Search: 70th anniversary of the Victory Day (24 materials)


World War II and Change of Generations: Trauma, Myth, and Memory

Be that as it may, the personage of an aged relative seems to grow in our memory as we are told of a past time and society. Maurice Halbwachs “Historical Memory and Collective Memory” 1950 On May 9, 2015, Russia will hold celebrations in memory of the 70th anniversary of the Victory in the Second World War (in Europe). Even the youngest veterans are approximately ninety years old now. It seemed reasonable to expect, optimistically, that the change of generations would bring appeasement...


Russian World on the path to consolidation

The fifth World Congress of Compatriots Living Abroad, to open in Moscow on November 5, is expected to become an important stage in the further consolidation of the Russian World. The Russian community abroad amounts to approximately 30 million people and is the fourth largest diaspora population in the world. Its formation began in the late 19th and early 20th centuries and occurred in waves associated with momentous events in our national history. An important milestone in recent years was the...


Africa in World War II: The Path to Liberation

Africa was affected by both world wars. The African continent, which seemed so far away from the European political conflicts, was compelled to take a very active role in both wars. However, the contribution made by Africans to the victory over fascism remains largely underappreciated. For Africans, World War II began in 1935, when Italy invaded Ethiopia. In a sense, the war continued – in the form a battle for independence – long after 1945, when Africans demanded that their contribution to the...


Russia's Victory Day Celebration: Much More Than Just a Parade

This has been the biggest military parade in Russia’s modern history: 16,000 servicemen, 200 army vehicles, 150 aircraft. Warships paraded elsewhere—from Vladivostok on the Pacific to Sebastopol on the Black Sea to Severomorsk in the Arctic to Baltiysk in the Baltic. The Moscow parade culminated months of elaborate preparations to mark the seventieth anniversary of Soviet victory in the Great Patriotic War against Nazi Germany. The event has sent a number of important messages, which...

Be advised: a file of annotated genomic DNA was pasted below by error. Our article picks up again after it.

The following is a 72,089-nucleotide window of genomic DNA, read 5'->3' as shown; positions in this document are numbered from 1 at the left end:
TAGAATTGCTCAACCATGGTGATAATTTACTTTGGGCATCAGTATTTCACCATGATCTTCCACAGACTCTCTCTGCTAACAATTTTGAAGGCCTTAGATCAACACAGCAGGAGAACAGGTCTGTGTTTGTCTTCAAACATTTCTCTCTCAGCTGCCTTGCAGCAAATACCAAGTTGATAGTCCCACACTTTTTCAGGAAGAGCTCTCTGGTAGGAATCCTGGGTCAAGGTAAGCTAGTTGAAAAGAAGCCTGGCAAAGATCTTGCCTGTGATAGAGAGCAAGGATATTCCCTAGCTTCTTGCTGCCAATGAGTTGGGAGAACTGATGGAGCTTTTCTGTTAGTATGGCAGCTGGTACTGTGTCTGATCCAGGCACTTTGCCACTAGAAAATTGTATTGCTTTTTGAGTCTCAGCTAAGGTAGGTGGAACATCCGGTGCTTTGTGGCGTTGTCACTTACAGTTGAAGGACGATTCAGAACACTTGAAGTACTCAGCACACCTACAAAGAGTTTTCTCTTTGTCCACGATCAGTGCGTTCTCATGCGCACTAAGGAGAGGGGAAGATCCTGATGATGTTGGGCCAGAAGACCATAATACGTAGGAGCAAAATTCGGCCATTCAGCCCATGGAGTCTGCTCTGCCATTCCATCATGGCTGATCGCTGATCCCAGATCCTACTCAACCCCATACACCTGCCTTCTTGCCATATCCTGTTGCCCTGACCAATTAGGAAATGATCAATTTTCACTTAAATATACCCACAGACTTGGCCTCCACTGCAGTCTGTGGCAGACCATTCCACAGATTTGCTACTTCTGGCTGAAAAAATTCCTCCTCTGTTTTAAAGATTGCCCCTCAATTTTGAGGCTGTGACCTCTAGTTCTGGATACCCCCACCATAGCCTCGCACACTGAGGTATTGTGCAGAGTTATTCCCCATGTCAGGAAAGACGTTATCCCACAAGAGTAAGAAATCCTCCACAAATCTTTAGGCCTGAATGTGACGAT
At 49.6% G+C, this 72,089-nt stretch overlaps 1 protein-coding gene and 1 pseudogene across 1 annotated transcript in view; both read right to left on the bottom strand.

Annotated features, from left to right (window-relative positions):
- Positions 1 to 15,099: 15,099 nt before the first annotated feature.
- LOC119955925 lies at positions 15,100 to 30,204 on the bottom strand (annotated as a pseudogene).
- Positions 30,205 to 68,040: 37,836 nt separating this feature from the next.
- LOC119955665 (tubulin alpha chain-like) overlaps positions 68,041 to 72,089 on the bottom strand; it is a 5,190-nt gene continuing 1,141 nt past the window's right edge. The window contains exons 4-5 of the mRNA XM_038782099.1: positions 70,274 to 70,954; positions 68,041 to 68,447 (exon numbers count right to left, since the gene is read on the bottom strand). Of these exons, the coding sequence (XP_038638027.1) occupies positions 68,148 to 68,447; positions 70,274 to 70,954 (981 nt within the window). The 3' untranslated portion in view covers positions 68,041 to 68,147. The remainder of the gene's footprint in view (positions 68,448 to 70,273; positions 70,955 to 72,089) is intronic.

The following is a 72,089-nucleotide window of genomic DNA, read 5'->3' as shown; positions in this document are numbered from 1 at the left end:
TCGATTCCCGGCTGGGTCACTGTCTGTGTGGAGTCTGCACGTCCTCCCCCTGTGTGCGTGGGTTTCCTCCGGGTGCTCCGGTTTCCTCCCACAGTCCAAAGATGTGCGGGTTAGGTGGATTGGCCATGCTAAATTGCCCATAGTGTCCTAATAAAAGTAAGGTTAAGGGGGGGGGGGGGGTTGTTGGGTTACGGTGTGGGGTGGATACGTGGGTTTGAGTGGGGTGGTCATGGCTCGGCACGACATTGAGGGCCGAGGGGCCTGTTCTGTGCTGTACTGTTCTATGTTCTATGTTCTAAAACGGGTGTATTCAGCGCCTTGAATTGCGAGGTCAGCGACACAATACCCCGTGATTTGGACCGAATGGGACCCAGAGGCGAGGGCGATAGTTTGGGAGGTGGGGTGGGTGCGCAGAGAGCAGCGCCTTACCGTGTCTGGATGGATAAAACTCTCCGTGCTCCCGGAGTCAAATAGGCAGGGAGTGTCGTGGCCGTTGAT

70 years after the Victory: Britain’s view

The 70th anniversary of the end of World War II is a major celebration for the United Kingdom. The British people commemorate the victims of this world war. Though, in the spring of 2015, the British public was preoccupied with the election campaign (the general election was held on the eve of the VE Day celebrations, on 7 May 2015), Britain celebrated the 70th anniversary on a large scale. Like in most European countries, Victory Day in Britain is celebrated on 8 May – the day on which Winston Churchill...


Two Wars, One Memory

Britain, as an ally in the anti-German coalition, made an invaluable contribution to the victory in World War II. As in the rest of Europe, Victory Day in the United Kingdom is celebrated on 8 May, not 9 May. This is a day of remembrance celebrated every year with annual parades and events dedicated to those killed in the terrible war of 1939-1945. Yet, for Britain, World War II is inseparably linked to World War I, which was just as tragic for the United Kingdom. The reason for this is commented...


Scandinavian vision of the Victory

The fates of Sweden, Norway and Denmark during the Second World War were different. Sweden opted for neutrality, whereas Denmark and Norway fell victims to Nazi aggression. Each Scandinavian nation has its own historical memory of the events that took place in those years. And they celebrate the end of the war on different dates: on May 5, Denmark celebrates a national holiday associated with the liberation of the country from its Nazi occupants; the majority of the Danish territory was liberated...


May 9 in Ukraine: No More Common Victory?

The post-Soviet years have been a watershed for newly independent states in establishing traditions and shaping the historical memory of the Second World War. In many of these countries, this memory is clearly different from that in present-day Russia. This is particularly true for the former Soviet republics which were occupied by the Germans during World War II or which witnessed fierce combat. In a number of post-Soviet states, WWII is no longer seen as an unambiguous battle of good against evil...


US and World War Two: Two Victory Days

Among the memorable dates observed in the United States are those associated with World War II: May 8 – Victory in Europe Day; June 6 – D-Day in memory of the Normandy landings in France; September 2 – Victory over Japan Day; December 7 – National Pearl Harbor Remembrance Day. We see that there are two Victory Days in this list. The attitude of Americans towards the history of the Second World War is quite specific. This is due to the fact that there were no military actions...


Overcoming Forgetfulness: How Central Asian Societies and Elites Perceive the Great Patriotic War

The Great Patriotic War has deeply scarred the memory of people across the vast territorial expanse of the former Soviet Union. However, as time passes, and veterans pass away, the event is increasingly viewed as a subject in a textbook, which raises the need to keep the memory of the war alive within the population. On the eve of the 70-th anniversary of Victory Day, most post-Soviet countries held large celebrations culminating in the May 9 military parade in Moscow. All the Central Asian republics...


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